Hello dear friends!
I'd like to propose to produce radioisotopes using the D-D reaction in miniature Tokamaks
, especially for medicine.
Tokamaks (including stellarators) top the rate of permanent nuclear fusion reactions for a given size and input powerhttps://en.wikipedia.org/wiki/Tokamakhttps://en.wikipedia.org/wiki/Stellarator
so big machines fed with D-T claim to produce net energy (present) at affordable cost (uncertain future)https://en.wikipedia.org/wiki/ITER
As a neutron source instead, the machines would
- Not try to produce any energy, even less net energy;
- Receive only deuterium (2H or D) without the scarce 50% tritium (3H or T);
- Be 10×10×10 times smaller than Iter with the same operating conditions:
Φ=1.2m and 50kW input and 20M€ (...err);
- Emit neutrons to irradiate fertile material like 98Mo.
Their activity or misuse would produce little plutonium, tritium and radioactive waste
. From my estimates, the isotopes production would be naturally good - maybe at a lower cost than the other alternatives to fission reactors.
---------- FiguresWelcome to double-checkers
, even more as usually, as a 3.7×1010
factor may well lack somewhere!
Iter is to produce 500MW heat (over 400s, let's forget that) from a 17.6MeV reaction, that's 1.8×1020
/s. At the same induction, density and 150MK, the D-D reaction is 0.012× as frequent as D-T and the machine is 1000× smaller, for a reaction rate of 2.1×1015
/s. Every second D+D reaction produces 3
He+n, the other T+p, but T is consumed 80× faster in a D+T reaction that produces one neutron too: 4
He+n. So 2.1×1015/s neutrons
The target shall catch all neutrons (how?) and consist of pure 98
Mo (that costs) in the example I choose. Something (Nitrogen behind graphite and molybdenum? Heavy methane?) shall thermalize the 4kW neutron flux to 77K=6.6meV:http://www.nndc.bnl.gov/sigma/index.jsp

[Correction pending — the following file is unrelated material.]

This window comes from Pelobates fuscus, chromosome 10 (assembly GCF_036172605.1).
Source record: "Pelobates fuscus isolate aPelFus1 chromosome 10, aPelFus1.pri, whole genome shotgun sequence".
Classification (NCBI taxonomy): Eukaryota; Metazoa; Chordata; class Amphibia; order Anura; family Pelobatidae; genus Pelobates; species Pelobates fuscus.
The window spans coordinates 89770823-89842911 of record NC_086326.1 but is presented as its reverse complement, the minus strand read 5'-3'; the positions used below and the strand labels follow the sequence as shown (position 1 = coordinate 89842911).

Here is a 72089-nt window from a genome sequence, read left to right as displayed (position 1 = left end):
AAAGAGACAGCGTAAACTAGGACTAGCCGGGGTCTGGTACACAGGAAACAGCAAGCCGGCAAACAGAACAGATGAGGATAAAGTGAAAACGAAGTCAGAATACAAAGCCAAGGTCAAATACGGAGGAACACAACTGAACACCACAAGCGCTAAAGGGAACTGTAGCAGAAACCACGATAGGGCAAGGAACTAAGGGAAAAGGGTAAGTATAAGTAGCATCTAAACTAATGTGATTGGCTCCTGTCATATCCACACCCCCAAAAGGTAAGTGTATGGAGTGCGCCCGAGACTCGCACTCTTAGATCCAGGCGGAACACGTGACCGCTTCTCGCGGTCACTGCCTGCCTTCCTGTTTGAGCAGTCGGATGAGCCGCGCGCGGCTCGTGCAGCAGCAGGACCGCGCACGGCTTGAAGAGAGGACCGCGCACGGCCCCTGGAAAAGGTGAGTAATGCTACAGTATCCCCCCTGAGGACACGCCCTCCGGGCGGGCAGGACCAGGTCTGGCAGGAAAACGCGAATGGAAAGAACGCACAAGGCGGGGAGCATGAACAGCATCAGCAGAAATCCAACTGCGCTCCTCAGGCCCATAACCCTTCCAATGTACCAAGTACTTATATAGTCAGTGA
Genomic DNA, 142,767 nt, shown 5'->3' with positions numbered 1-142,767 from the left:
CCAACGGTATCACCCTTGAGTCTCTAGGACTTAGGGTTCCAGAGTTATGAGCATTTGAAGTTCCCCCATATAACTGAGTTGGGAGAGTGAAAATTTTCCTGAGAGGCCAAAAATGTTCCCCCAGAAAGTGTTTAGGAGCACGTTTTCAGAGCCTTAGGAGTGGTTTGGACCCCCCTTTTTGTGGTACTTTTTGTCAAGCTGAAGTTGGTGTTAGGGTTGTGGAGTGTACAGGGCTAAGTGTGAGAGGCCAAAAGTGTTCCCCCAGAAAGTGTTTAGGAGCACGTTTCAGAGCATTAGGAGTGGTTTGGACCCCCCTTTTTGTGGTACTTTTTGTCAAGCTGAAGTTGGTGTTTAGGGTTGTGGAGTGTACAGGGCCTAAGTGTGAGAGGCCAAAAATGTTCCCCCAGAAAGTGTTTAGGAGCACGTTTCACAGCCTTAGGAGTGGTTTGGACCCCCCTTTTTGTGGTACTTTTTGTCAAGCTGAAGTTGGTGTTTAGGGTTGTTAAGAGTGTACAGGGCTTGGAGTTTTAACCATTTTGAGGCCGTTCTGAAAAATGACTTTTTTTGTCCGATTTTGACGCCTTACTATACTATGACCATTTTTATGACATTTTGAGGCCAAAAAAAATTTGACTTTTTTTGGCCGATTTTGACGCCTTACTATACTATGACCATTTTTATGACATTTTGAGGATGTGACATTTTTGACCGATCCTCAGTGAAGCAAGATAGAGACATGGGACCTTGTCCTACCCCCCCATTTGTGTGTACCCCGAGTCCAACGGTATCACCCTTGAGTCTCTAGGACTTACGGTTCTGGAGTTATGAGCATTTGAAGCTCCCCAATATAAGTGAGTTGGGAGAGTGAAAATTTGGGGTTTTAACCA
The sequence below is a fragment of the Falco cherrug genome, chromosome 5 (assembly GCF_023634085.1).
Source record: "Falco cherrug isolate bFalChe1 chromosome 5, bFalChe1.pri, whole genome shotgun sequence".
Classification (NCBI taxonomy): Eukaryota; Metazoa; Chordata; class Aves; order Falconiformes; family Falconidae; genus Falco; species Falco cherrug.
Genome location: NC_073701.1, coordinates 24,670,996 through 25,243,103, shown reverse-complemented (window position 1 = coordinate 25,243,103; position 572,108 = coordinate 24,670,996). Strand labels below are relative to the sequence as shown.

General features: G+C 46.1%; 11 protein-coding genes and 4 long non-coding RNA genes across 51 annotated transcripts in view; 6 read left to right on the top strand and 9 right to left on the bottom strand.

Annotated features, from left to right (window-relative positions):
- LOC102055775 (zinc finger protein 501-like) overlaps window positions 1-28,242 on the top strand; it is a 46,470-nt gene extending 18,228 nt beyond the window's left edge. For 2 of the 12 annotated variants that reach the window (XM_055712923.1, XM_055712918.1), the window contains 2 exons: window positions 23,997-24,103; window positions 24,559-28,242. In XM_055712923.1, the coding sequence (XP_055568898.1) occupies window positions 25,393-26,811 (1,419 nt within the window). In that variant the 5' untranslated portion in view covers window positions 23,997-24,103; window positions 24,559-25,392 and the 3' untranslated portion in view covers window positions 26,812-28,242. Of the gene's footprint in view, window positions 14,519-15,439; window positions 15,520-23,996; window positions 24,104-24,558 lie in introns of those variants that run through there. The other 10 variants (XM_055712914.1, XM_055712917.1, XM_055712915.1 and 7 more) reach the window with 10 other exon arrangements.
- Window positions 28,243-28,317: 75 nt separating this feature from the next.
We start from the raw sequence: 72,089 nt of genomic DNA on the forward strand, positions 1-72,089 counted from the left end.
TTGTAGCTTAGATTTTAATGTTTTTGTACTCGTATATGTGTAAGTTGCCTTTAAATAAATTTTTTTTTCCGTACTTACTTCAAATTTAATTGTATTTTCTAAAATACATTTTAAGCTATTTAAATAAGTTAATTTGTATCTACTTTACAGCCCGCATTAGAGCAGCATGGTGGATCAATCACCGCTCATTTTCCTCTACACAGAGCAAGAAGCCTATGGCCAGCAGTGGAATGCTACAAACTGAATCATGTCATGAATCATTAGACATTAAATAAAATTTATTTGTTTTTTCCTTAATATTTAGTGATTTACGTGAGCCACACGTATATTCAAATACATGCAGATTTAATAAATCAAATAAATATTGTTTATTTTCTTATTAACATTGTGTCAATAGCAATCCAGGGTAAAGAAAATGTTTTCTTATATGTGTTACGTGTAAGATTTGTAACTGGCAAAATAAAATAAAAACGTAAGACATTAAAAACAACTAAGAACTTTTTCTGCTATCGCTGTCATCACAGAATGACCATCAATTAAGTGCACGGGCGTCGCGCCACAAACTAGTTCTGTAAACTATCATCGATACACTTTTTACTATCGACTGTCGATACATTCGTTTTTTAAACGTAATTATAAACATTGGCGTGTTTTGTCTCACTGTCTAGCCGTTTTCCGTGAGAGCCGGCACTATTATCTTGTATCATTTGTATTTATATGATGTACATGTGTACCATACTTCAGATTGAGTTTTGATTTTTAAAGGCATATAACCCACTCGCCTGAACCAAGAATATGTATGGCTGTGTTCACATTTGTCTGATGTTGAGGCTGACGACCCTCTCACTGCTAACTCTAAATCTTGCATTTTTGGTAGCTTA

(n, total) 6.07b http://www.nndc.bnl.gov/sigma/getPlot.jsp?evalid=15091&mf=3&mt=1&nsub=10
(n, elastic) 5.79b http://www.nndc.bnl.gov/sigma/getPlot.jsp?evalid=15091&mf=3&mt=2&nsub=10
(n, γ) 0.26b http://www.nndc.bnl.gov/sigma/getPlot.jsp?evalid=15091&mf=3&mt=102&nsub=10
I heavily overinterpretate curves made by models and don't integrate over the energy distribution. Then, the inelastic collisions section is 0.28b and (n, γ) make 90% of these or 1.9×1015/s
. Still 60% at 300K so money shall decide.
Over a 5×24h week, the tokamak produces 8.3×1020
atoms of 99
Mo. 2.75 days half-life = 343ks exponential decay mean 2.4×1015Bq = 65 000 Ci produced per week
Mo decays fully to 99m
Tc used for medical imaging. The worldwide demand is 12 000 Ci per week
according to Aieahttps://www.iaea.org/About/Policy/GC/GC54/GC54InfDocuments/English/gc54inf-3-att7_en.pdf
satisfied by one mini-tokamak - rather several ones, since 99
Mo must be transported swiftly. This allows for:
- Correction of limited errors in my estimate;
- Account for limited design constraints;
- A smaller machine, or if possible less strong fields;
- Production of other radioisotopes;
- Work during daytime.
Produce and sell two mini-tokamaks per continent for redundancy.
Marc Schaefer, aka Enthalpy